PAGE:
At least 30 million Americans suffer from an eating disorder. That’s more than the population of the entire state of Texas. Even more startling, every 62 minutes, at least one person dies as a direct result of an eating disorder. With ever-present imagery from social media and the constant expectation to be fit, thin, young, and beautiful to be liked (or possibly more important for some, to earn intangible social likes), the prevalence of eating disorders is growing among all ages and genders. If you believe that someone you love may be suffering from an eating disorder, or if you are the one suffering, read on to learn about the current known types of eating disorders, and understand when it’s time to get help.
Types of Eating Disorders
A variety of illnesses characterized by varying behavior patterns and physical side effects make up the eating disorder diagnosis category. Such illnesses include:
Anorexia Nervosa – A preoccupation with weight, dieting, food restriction, and excessive exercise that results in dramatic weight loss.
Avoidant Restrictive Food Intake Disorder (ARFID) – Eating habits that restrict the consumption of certain foods based on smell, taste, texture, past negative experiences, or a fear of choking or vomiting.
Binge Eating Disorder – A frequent, recurring, overconsumption of food in a short period, often accompanied by feelings of guilt, shame, and a loss of control.
Bulimia Nervosa – A behavior pattern that involves overconsumption of food, a practice that is known as bingeing, followed by purging, or self-induced vomiting or the use of laxatives to rid the body of food before calories can be fully consumed.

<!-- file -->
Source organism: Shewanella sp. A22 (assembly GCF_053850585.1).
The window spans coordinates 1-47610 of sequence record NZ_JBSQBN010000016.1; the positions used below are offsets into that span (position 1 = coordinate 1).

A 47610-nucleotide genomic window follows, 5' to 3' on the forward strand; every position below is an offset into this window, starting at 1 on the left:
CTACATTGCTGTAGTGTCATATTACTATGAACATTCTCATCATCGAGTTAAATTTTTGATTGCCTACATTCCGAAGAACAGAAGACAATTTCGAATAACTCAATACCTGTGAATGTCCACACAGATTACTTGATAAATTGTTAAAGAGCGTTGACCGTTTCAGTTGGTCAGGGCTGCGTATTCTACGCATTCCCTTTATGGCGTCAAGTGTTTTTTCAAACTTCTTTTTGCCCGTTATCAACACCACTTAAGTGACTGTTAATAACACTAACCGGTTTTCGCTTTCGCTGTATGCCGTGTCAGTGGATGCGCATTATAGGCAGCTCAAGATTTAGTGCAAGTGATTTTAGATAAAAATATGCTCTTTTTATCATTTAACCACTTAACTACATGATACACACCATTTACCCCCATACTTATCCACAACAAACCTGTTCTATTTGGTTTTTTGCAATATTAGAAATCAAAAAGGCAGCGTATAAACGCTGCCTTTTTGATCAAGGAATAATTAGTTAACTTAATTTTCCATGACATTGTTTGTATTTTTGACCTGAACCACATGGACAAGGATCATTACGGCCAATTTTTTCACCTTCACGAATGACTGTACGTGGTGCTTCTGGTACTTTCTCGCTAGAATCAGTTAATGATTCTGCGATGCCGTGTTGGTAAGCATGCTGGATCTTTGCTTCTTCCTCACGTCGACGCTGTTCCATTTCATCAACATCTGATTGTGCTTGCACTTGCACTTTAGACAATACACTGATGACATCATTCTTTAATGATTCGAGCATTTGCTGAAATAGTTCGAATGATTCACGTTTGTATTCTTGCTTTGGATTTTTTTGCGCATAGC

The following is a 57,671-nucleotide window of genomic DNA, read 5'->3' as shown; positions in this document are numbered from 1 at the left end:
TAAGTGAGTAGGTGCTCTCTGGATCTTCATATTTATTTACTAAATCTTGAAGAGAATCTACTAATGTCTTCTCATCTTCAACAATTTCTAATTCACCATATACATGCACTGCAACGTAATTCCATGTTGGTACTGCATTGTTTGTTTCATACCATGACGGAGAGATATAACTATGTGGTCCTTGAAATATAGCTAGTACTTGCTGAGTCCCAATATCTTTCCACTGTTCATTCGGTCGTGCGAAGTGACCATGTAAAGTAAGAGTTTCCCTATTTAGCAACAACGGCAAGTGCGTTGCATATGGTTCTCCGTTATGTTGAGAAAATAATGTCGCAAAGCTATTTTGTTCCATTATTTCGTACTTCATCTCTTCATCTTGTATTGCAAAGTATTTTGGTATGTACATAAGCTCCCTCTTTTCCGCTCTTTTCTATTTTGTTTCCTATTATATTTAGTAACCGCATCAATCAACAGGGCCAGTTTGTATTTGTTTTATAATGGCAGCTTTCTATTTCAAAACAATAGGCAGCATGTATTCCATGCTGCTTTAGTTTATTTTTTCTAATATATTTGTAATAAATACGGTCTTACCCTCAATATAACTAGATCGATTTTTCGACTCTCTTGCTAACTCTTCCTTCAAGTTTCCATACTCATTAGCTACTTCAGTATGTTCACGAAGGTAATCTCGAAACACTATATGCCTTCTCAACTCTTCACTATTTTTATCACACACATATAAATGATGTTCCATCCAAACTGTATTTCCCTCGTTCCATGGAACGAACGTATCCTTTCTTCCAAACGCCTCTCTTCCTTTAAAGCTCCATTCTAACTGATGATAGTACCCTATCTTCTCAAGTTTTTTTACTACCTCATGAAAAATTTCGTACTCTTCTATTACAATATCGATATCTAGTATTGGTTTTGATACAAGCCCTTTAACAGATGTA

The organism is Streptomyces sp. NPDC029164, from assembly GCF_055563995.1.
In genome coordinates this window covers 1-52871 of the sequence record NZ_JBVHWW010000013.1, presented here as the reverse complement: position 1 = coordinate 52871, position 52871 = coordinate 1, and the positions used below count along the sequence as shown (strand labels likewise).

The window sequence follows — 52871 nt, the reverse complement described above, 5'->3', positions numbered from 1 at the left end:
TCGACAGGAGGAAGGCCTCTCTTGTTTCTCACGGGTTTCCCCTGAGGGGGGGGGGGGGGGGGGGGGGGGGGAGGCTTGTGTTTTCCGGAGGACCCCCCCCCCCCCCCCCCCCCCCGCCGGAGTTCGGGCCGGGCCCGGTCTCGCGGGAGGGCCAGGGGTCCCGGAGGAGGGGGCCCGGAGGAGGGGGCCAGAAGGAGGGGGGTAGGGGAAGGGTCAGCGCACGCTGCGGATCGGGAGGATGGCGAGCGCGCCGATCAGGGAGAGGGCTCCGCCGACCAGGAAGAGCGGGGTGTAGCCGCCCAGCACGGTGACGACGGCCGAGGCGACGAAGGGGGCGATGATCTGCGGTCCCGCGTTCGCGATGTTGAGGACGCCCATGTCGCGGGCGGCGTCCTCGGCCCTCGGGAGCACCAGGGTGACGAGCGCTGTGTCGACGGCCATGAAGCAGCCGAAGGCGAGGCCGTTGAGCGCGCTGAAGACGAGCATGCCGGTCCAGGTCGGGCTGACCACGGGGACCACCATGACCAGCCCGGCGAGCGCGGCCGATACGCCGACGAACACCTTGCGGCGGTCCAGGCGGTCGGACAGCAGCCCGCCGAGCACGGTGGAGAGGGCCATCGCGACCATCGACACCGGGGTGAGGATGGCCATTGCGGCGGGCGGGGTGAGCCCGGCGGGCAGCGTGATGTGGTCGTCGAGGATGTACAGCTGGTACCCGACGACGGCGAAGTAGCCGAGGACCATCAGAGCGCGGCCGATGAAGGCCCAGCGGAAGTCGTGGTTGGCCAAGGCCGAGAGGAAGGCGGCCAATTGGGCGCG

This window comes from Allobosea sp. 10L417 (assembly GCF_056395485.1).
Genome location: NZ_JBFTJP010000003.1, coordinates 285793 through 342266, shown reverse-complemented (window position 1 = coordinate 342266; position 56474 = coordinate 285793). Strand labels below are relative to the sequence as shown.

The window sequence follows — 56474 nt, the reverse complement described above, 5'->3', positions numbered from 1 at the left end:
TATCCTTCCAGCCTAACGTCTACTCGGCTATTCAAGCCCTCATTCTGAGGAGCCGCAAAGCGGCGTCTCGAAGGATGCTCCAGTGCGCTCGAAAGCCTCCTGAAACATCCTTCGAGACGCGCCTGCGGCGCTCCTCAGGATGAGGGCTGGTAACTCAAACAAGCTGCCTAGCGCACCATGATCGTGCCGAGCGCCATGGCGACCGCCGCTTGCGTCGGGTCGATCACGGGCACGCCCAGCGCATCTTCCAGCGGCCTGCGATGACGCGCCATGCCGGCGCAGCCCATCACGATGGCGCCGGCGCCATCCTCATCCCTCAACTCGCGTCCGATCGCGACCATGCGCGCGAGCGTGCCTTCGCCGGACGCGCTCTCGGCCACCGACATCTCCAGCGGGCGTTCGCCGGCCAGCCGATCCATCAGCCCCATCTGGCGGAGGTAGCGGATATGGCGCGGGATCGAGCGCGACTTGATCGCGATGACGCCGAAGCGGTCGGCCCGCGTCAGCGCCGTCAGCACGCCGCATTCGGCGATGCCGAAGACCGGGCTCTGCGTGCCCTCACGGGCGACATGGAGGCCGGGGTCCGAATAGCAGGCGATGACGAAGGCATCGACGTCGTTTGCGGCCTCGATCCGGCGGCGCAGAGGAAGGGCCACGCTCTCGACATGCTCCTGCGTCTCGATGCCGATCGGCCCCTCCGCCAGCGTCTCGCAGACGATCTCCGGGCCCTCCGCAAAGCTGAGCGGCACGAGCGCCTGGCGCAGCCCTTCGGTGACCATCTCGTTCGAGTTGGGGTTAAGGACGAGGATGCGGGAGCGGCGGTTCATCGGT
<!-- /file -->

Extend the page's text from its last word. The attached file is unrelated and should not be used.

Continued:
Compulsive Exercise – Excessive exercise that significantly interferes with and impairs daily life occurs at inappropriate times or in improper settings, or continues despite an injury or other medical complications.
Diabulimia – A behavior practiced by individuals with insulin-dependent Diabetes who intentionally restrict insulin to lose weight.
Orthorexia – A preoccupation with “healthy” or “clean” foods and a refusal to eat certain food groups, such as carbohydrates or sugars.
Otherwise Specified Feeding Disorder (OSFED) – This diagnosis is used for individuals who present a specified eating disorder with atypical symptoms, such as an anorexic individual who, despite rapid weight loss, remains within or above a healthy weight range.
Pica – A persistent eating of non-food items that do not provide nutritional value, such as ice, clay soil, hair, dirt, paper, string, soap, chalk, metal, pebbles, charcoal, or starch.
Rumination Disorder – The repeated, involuntary regurgitation of food that is then re-swallowed or spit out.
How to Get Help with an Eating Disorder
If you or a loved one are suffering from an eating disorder, or believe that you are developing an unhealthy relationship with food, reach out to get help. Start with your doctor. He or she can provide a diagnosis and work with you to treat not just the eating disorder but any associated symptoms, developing physical health issues and accompanying emotional or mental health complications, such as depression or anxiety. For many patients, larger factors are causing obsessive thoughts and behaviors with food. By understanding your life, symptoms, and beliefs comprehensively, your doctor can help you put a plan in place to start redeveloping a healthy relationship with food—and your body.